This black and white baby is so beautiful when she comes to the world! Tahlequah's heart fills with love, she feels infinite joy. She then becomes this little being totally dependent on her, breathing the air she breathes, swimming at her own pace, looking at what she sees, and rediscovering the world through her eyes, fully maternal. Yet now the unthinkable happens. The little female dies before her eyes, barely half an hour after being born. Tahlequah’s heart breaks ... The six females look at the future of the pod, lying in front of them, inanimate. How can one accept that such a drama is possible? Once again...

Then Tahlequah, gently, as in a death march, supports her baby's head, and pushes it in front of her, delicately so as not to leave marks on her little body. The other orcas surround her. For seven days she has been unable to let her go. Day and night, constantly, this young mother carries the body of her baby, orphan of her. Her family shared a fish, only one, but has she even fed yet?

The impossible mourning of Tahlequah puts us in front of our responsibilities. Amazed but worried about their future, we had met Tahlequah and her pod just two days before the tragedy.

We are determined to take action!

In San Juan Island, we met Ken Balcomb, who has dedicated 43 years of his life to defend these resident orcas. And we also met Lodie Budwill, who together with Ken run the Centre for Whale Research, of which One Voice is a member. They explained to us the drama occurring in this community of cetaceans, the extreme cause being the absence of Chinook salmon - also disappearing - because of dams positioned upstream of the Canadian and American rivers, which prevent the salmon from reproducing by blocking access to their birthplace, the only possible place of spawning for these oh so special fish.

We need you to request the reopening of the dams, including Snake River. Talk to politicians via social media by attaching #FreeTheSnake to your message!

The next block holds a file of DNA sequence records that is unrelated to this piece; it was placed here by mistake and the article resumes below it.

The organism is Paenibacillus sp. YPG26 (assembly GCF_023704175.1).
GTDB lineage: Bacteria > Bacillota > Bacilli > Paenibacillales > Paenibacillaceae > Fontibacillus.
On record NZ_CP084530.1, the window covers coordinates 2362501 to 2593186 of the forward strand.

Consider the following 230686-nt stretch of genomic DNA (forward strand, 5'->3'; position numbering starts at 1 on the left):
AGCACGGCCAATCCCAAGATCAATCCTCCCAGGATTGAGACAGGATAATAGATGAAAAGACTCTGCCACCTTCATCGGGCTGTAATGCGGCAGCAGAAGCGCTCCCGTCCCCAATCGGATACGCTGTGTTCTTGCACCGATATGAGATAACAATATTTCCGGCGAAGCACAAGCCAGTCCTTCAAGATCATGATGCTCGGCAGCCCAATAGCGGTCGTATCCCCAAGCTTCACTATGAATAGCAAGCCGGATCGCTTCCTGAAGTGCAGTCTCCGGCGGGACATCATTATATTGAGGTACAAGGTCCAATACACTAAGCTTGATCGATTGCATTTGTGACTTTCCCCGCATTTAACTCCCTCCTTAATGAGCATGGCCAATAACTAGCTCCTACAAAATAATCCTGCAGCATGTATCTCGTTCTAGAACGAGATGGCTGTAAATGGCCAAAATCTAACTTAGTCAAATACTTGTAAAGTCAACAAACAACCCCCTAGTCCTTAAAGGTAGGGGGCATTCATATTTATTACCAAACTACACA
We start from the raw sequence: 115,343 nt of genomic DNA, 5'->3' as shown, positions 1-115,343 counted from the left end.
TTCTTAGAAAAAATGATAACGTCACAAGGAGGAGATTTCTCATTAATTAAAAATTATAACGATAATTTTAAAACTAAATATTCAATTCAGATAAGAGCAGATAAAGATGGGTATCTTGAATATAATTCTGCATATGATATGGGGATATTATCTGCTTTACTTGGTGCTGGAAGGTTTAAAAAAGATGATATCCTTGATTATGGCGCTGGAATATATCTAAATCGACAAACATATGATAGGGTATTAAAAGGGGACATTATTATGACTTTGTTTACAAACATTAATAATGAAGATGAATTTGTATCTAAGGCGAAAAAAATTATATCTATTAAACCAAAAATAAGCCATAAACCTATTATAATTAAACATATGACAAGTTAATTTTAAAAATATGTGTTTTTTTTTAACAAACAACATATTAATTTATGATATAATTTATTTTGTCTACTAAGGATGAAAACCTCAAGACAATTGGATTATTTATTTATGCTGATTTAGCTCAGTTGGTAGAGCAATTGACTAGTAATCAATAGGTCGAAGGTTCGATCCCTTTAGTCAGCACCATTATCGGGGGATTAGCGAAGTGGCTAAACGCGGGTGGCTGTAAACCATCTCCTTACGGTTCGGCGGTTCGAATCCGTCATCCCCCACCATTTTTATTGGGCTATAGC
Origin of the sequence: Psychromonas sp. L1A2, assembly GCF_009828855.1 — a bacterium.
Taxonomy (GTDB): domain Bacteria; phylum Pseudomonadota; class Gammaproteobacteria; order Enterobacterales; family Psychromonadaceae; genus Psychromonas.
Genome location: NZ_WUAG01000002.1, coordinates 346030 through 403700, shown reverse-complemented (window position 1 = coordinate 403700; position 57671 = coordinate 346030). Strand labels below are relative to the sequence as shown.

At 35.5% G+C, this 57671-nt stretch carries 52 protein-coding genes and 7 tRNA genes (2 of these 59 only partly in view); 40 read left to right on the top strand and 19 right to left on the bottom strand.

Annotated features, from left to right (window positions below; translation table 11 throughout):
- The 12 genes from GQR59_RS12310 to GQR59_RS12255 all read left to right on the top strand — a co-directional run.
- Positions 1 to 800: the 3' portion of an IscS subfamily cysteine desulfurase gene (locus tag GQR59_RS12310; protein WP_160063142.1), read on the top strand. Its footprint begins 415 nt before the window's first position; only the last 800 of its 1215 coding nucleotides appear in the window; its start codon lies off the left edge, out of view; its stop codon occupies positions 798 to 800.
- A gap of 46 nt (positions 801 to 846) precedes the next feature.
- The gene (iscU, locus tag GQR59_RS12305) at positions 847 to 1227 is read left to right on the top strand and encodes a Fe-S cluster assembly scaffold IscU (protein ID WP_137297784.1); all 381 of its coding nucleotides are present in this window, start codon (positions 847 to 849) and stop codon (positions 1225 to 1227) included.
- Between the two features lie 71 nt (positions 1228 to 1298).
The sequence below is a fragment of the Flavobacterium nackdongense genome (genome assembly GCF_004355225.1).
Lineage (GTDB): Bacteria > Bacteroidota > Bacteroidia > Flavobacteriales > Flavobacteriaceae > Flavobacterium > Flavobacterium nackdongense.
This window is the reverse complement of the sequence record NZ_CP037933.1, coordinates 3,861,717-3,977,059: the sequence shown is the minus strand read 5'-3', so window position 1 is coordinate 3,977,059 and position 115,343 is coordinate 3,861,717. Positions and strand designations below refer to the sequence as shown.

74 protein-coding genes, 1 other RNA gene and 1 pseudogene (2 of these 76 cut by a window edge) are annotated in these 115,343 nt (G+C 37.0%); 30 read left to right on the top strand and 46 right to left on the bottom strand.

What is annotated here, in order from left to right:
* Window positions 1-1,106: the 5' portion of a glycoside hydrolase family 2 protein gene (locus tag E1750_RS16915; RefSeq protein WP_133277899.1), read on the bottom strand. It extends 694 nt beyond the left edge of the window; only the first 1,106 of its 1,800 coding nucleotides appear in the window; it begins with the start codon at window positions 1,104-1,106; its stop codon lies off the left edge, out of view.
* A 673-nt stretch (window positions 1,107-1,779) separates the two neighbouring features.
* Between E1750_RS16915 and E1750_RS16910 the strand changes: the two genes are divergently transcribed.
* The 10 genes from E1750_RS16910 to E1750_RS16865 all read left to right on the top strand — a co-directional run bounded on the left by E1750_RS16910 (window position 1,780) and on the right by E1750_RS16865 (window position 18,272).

On Twitter: @GovInslee @SenatorCantwell @PattyMurray
On Facebook: @WaStateGov @senatorcantwell @pattymurray
Or write directly to them: Governor Jay Inslee, Senator Maria Cantwell and Senator Patty Murray

1 Estimate from the Center for Whale Research on 1st July 2018

Picture by Michael Weiss, Center for Whale Research

Julia Mothé
Hr blog

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Comments 35

I accept that publication of my comments is subject to the code of conduct.

cooc07 | Friday 17 March 2023

C'est une tristesse infinie d'apprendre la souffrance de cette orque.... Pourquoi, pourquoi tous ces orques en captivité ???? Prisonniers toute une vie dans un bassin minuscule, pour eux c'est absolument abominable !!!! Je suis révoltée, tellement révoltée et tellement triste aussi.......!!!

Chaussette | Thursday 09 August 2018

Quelle tristesse et quel amour indéfectible d'une mère à son bébé.
Sauvez ces orques du plus funeste des destins !!!!

Tiff | Saturday 04 August 2018

Eux aussi on le droit de vivre comme nous .

Sophie | Friday 03 August 2018

Triste il est grand temps que les mentalité de l'homme évolue mais dans le sens humain et accord avec la nature est les animaux car nous venons tous de la terre est il ne faut pas oublier, ne pas la respecter c'est ne pas respecter ça propre mère c'est pareil!